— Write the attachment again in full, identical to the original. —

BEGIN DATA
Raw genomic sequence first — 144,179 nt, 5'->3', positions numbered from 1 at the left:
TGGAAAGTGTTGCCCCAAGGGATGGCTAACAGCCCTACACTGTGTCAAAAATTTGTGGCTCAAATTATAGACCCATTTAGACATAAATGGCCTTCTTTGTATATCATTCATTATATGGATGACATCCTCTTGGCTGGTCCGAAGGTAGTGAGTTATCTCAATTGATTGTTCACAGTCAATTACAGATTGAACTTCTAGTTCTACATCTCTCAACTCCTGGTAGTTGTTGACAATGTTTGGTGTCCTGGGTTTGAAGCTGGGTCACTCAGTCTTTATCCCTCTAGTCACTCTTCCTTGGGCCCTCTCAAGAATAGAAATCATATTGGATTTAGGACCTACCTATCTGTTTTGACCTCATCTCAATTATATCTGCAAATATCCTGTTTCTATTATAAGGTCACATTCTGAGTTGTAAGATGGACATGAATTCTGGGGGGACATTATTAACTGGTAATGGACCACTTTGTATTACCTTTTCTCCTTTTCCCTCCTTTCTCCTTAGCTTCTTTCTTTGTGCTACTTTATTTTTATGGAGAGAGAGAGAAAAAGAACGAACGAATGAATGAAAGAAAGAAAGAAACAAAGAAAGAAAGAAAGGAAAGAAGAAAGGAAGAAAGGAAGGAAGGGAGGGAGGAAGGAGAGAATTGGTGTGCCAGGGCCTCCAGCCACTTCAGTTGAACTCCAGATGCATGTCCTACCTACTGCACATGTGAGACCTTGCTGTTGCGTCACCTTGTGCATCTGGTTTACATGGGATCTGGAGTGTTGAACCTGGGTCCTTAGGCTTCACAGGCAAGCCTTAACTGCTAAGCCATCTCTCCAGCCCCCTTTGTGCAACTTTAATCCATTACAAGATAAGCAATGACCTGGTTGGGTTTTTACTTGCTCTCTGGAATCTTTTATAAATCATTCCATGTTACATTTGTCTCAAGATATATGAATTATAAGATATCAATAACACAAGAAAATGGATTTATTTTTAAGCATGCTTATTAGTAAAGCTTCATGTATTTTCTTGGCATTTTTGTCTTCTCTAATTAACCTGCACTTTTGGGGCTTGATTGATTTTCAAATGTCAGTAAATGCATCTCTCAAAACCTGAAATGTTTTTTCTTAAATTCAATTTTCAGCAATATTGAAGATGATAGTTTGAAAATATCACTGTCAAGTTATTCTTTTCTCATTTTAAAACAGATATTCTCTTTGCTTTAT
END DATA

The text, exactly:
Raw genomic sequence first — 144,179 nt, 5'->3', positions numbered from 1 at the left:
TGGAAAGTGTTGCCCCAAGGGATGGCTAACAGCCCTACACTGTGTCAAAAATTTGTGGCTCAAATTATAGACCCATTTAGACATAAATGGCCTTCTTTGTATATCATTCATTATATGGATGACATCCTCTTGGCTGGTCCGAAGGTAGTGAGTTATCTCAATTGATTGTTCACAGTCAATTACAGATTGAACTTCTAGTTCTACATCTCTCAACTCCTGGTAGTTGTTGACAATGTTTGGTGTCCTGGGTTTGAAGCTGGGTCACTCAGTCTTTATCCCTCTAGTCACTCTTCCTTGGGCCCTCTCAAGAATAGAAATCATATTGGATTTAGGACCTACCTATCTGTTTTGACCTCATCTCAATTATATCTGCAAATATCCTGTTTCTATTATAAGGTCACATTCTGAGTTGTAAGATGGACATGAATTCTGGGGGGACATTATTAACTGGTAATGGACCACTTTGTATTACCTTTTCTCCTTTTCCCTCCTTTCTCCTTAGCTTCTTTCTTTGTGCTACTTTATTTTTATGGAGAGAGAGAGAAAAAGAACGAACGAATGAATGAAAGAAAGAAAGAAACAAAGAAAGAAAGAAAGGAAAGAAGAAAGGAAGAAAGGAAGGAAGGGAGGGAGGAAGGAGAGAATTGGTGTGCCAGGGCCTCCAGCCACTTCAGTTGAACTCCAGATGCATGTCCTACCTACTGCACATGTGAGACCTTGCTGTTGCGTCACCTTGTGCATCTGGTTTACATGGGATCTGGAGTGTTGAACCTGGGTCCTTAGGCTTCACAGGCAAGCCTTAACTGCTAAGCCATCTCTCCAGCCCCCTTTGTGCAACTTTAATCCATTACAAGATAAGCAATGACCTGGTTGGGTTTTTACTTGCTCTCTGGAATCTTTTATAAATCATTCCATGTTACATTTGTCTCAAGATATATGAATTATAAGATATCAATAACACAAGAAAATGGATTTATTTTTAAGCATGCTTATTAGTAAAGCTTCATGTATTTTCTTGGCATTTTTGTCTTCTCTAATTAACCTGCACTTTTGGGGCTTGATTGATTTTCAAATGTCAGTAAATGCATCTCTCAAAACCTGAAATGTTTTTTCTTAAATTCAATTTTCAGCAATATTGAAGATGATAGTTTGAAAATATCACTGTCAAGTTATTCTTTTCTCATTTTAAAACAGATATTCTCTTTGCTTTAT